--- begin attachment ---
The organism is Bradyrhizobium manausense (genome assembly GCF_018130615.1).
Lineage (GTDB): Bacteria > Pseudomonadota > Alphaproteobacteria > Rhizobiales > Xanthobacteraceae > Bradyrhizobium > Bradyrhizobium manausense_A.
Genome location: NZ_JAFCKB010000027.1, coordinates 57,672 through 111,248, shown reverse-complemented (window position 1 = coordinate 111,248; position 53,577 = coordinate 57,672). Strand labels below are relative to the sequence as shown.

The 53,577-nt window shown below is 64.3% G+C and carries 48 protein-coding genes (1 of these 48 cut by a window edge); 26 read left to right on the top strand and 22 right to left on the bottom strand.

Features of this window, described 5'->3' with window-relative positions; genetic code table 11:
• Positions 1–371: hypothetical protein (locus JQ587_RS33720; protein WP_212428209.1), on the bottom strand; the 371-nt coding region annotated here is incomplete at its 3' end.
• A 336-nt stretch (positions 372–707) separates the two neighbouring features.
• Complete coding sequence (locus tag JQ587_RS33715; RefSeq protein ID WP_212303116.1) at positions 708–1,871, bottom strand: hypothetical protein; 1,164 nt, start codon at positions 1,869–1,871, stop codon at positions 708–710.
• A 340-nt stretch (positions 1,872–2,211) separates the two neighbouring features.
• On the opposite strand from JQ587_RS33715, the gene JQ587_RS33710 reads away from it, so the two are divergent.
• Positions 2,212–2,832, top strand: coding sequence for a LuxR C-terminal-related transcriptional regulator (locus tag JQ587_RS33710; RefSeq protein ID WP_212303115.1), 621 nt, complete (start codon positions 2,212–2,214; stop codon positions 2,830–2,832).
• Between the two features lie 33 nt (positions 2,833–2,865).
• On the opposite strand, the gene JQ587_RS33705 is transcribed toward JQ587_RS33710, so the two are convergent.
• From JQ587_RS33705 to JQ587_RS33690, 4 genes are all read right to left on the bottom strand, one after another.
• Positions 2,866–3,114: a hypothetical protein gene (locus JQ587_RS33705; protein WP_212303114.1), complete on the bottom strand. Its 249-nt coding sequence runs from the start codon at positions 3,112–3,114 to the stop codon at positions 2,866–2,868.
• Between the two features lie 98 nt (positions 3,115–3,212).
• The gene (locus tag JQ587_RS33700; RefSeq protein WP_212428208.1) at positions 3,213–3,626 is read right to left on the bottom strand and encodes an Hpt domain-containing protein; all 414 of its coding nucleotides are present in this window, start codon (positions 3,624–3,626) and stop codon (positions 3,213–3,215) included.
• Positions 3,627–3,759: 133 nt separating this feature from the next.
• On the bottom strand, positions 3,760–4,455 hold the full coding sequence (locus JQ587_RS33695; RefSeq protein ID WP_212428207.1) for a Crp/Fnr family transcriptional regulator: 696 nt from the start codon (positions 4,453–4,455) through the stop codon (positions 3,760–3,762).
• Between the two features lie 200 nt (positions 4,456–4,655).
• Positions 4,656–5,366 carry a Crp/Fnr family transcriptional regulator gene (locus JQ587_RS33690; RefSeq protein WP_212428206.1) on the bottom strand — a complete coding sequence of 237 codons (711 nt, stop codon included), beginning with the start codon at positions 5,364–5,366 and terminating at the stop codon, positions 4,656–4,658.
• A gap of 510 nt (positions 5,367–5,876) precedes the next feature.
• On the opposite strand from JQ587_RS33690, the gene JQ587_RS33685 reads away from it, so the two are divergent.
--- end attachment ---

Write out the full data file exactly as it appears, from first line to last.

The organism is Bradyrhizobium manausense (genome assembly GCF_018130615.1).
Lineage (GTDB): Bacteria > Pseudomonadota > Alphaproteobacteria > Rhizobiales > Xanthobacteraceae > Bradyrhizobium > Bradyrhizobium manausense_A.
Genome location: NZ_JAFCKB010000027.1, coordinates 57,672 through 111,248, shown reverse-complemented (window position 1 = coordinate 111,248; position 53,577 = coordinate 57,672). Strand labels below are relative to the sequence as shown.

The 53,577-nt window shown below is 64.3% G+C and carries 48 protein-coding genes (1 of these 48 cut by a window edge); 26 read left to right on the top strand and 22 right to left on the bottom strand.

Features of this window, described 5'->3' with window-relative positions; genetic code table 11:
• Positions 1–371: hypothetical protein (locus JQ587_RS33720; protein WP_212428209.1), on the bottom strand; the 371-nt coding region annotated here is incomplete at its 3' end.
• A 336-nt stretch (positions 372–707) separates the two neighbouring features.
• Complete coding sequence (locus tag JQ587_RS33715; RefSeq protein ID WP_212303116.1) at positions 708–1,871, bottom strand: hypothetical protein; 1,164 nt, start codon at positions 1,869–1,871, stop codon at positions 708–710.
• A 340-nt stretch (positions 1,872–2,211) separates the two neighbouring features.
• On the opposite strand from JQ587_RS33715, the gene JQ587_RS33710 reads away from it, so the two are divergent.
• Positions 2,212–2,832, top strand: coding sequence for a LuxR C-terminal-related transcriptional regulator (locus tag JQ587_RS33710; RefSeq protein ID WP_212303115.1), 621 nt, complete (start codon positions 2,212–2,214; stop codon positions 2,830–2,832).
• Between the two features lie 33 nt (positions 2,833–2,865).
• On the opposite strand, the gene JQ587_RS33705 is transcribed toward JQ587_RS33710, so the two are convergent.
• From JQ587_RS33705 to JQ587_RS33690, 4 genes are all read right to left on the bottom strand, one after another.
• Positions 2,866–3,114: a hypothetical protein gene (locus JQ587_RS33705; protein WP_212303114.1), complete on the bottom strand. Its 249-nt coding sequence runs from the start codon at positions 3,112–3,114 to the stop codon at positions 2,866–2,868.
• Between the two features lie 98 nt (positions 3,115–3,212).
• The gene (locus tag JQ587_RS33700; RefSeq protein WP_212428208.1) at positions 3,213–3,626 is read right to left on the bottom strand and encodes an Hpt domain-containing protein; all 414 of its coding nucleotides are present in this window, start codon (positions 3,624–3,626) and stop codon (positions 3,213–3,215) included.
• Positions 3,627–3,759: 133 nt separating this feature from the next.
• On the bottom strand, positions 3,760–4,455 hold the full coding sequence (locus JQ587_RS33695; RefSeq protein ID WP_212428207.1) for a Crp/Fnr family transcriptional regulator: 696 nt from the start codon (positions 4,453–4,455) through the stop codon (positions 3,760–3,762).
• Between the two features lie 200 nt (positions 4,456–4,655).
• Positions 4,656–5,366 carry a Crp/Fnr family transcriptional regulator gene (locus JQ587_RS33690; RefSeq protein WP_212428206.1) on the bottom strand — a complete coding sequence of 237 codons (711 nt, stop codon included), beginning with the start codon at positions 5,364–5,366 and terminating at the stop codon, positions 4,656–4,658.
• A gap of 510 nt (positions 5,367–5,876) precedes the next feature.
• On the opposite strand from JQ587_RS33690, the gene JQ587_RS33685 reads away from it, so the two are divergent.